What is traumatic iritis?
The iris is the colored part of your eye around the pupil. The iris opens and closes to control the amount of light that enters the back of your eye. When the iris is injured, it may no longer be able to open and close properly in response to light. This is called traumatic iritis.
What is the cause?
Traumatic iritis can happen when something hits your eye or gets into your eye, causing a bruise, a small tear, or more severe damage to the iris.
What are the symptoms?
Symptoms may include:
- Aching pain in and around your eye
- Painful sensitivity to light or seeing glare or halos of light
- Blurry vision
- Redness of your eye
Your iris may have an irregular shape if it is damaged, which may be permanent.
How is it diagnosed?
Your healthcare provider will ask about your symptoms and activities and do exams and tests such as:
- An exam using a microscope with a light attached, called a slit lamp, to look closely at the front and back of your eyes
- An exam using drops to enlarge, or dilate, your pupils and a light to look into the back of your eye
How is it treated?
You may be given drops that dilate your pupil, which relaxes the muscles in your eye and reduces pain. You may also be given steroid eyedrops to decrease the swelling. If the pressure in your eye is high, you may need to use eyedrops to lower the pressure.
Traumatic iritis usually gets better within 1 to 2 weeks. If your iris has been permanently damaged and it has an irregular shape, you may always have some problems with glare and sensitivity to light.
How can I take care of myself?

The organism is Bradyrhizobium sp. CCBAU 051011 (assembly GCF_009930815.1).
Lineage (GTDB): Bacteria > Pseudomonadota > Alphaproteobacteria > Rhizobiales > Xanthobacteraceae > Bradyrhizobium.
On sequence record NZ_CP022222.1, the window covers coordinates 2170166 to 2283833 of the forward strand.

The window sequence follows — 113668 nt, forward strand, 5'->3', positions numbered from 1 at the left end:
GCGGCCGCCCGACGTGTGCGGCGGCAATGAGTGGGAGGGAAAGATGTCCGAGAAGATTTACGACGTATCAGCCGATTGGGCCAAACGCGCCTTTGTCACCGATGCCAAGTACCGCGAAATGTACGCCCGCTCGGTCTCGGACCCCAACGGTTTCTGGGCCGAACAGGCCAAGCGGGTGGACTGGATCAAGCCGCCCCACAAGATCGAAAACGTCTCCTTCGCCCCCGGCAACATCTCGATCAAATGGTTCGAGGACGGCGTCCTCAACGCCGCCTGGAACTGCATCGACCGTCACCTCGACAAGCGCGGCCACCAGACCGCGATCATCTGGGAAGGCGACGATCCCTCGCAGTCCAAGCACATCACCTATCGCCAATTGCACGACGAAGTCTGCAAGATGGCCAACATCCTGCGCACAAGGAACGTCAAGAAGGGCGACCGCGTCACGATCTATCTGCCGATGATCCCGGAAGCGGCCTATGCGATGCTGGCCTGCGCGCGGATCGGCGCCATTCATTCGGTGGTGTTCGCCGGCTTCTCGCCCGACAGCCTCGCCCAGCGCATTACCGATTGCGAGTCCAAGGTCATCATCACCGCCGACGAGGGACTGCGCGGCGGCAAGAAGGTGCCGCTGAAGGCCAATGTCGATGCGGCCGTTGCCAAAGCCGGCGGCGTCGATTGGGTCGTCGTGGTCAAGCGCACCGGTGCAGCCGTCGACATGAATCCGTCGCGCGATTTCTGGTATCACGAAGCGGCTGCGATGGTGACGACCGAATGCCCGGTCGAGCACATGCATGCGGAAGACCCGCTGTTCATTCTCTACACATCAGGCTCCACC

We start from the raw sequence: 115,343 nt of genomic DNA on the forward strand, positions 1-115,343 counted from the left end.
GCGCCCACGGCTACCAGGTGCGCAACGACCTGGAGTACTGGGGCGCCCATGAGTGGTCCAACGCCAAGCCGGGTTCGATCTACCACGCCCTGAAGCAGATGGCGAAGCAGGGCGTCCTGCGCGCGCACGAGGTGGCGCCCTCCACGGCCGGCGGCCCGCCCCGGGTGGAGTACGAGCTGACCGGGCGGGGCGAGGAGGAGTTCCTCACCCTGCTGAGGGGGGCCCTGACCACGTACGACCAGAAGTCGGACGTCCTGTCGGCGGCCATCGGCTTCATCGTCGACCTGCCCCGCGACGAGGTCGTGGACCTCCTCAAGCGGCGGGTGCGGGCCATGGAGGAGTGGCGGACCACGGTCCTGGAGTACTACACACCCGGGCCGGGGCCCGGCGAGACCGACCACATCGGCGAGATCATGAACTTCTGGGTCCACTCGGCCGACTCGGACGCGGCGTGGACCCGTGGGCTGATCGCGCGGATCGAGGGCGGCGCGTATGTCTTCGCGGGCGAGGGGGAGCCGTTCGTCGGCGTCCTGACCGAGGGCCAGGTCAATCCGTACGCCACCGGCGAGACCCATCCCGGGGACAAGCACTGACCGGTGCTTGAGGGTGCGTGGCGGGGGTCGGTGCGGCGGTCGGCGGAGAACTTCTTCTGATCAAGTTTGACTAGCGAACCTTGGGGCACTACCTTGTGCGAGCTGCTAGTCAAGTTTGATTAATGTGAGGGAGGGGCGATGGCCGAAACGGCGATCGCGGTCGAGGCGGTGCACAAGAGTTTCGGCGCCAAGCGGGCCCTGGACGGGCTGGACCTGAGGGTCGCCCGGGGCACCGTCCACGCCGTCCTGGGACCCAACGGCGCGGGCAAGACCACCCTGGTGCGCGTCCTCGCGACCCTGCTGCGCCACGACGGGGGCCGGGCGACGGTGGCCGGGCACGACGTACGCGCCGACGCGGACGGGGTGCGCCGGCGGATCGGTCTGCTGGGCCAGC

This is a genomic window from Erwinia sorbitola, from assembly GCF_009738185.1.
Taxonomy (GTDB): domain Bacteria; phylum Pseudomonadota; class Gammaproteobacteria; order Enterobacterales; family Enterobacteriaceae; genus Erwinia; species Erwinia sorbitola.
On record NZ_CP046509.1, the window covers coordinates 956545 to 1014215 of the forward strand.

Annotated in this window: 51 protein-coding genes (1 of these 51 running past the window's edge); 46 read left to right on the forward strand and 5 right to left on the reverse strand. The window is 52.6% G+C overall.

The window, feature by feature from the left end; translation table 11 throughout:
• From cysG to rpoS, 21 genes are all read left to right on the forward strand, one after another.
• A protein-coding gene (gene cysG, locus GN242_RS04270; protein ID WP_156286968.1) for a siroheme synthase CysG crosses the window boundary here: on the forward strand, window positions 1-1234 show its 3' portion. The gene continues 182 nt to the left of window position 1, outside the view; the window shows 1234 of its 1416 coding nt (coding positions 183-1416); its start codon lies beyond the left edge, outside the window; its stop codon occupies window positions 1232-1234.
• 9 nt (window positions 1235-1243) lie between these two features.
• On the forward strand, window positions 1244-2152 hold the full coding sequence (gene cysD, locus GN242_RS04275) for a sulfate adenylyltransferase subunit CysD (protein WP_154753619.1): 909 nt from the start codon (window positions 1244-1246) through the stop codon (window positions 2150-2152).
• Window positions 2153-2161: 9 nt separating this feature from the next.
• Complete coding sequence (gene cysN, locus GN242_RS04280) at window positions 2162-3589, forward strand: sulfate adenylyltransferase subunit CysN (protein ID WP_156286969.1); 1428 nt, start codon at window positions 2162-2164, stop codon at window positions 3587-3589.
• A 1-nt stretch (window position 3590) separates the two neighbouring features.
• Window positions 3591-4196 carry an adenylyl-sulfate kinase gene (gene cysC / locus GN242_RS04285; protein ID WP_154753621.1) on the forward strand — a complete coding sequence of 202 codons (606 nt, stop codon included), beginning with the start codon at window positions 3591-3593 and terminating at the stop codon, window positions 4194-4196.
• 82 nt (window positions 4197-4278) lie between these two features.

Follow the full course of treatment your healthcare provider prescribes. Ask your healthcare provider:
- How and when you will hear your test results
- How long it will take to recover
- What activities you should avoid and when you can return to your normal activities
- How to take care of yourself at home
- What symptoms or problems you should watch for and what to do if you have them
Make sure you know when you should come back for a checkup.
How can I prevent traumatic iritis?
- To help prevent severe eye injuries, wear safety eyewear when you:
- Do any work around the house that requires hammering, power tools, chemicals, or splatter of any kind
- Play paintball, racquetball, lacrosse, hockey, and fast-pitch softball
- Shoot firearms or use explosives of any kind
- Are in a high-risk area such as a construction site or shooting range
- Wear seatbelts to decrease injuries from car accidents.
Reviewed for medical accuracy by faculty at the Wilmer Eye Institute at Johns Hopkins. Web site: http://www.hopkinsmedicine.org/wilmer/
Developed by RelayHealth.
Published by RelayHealth.
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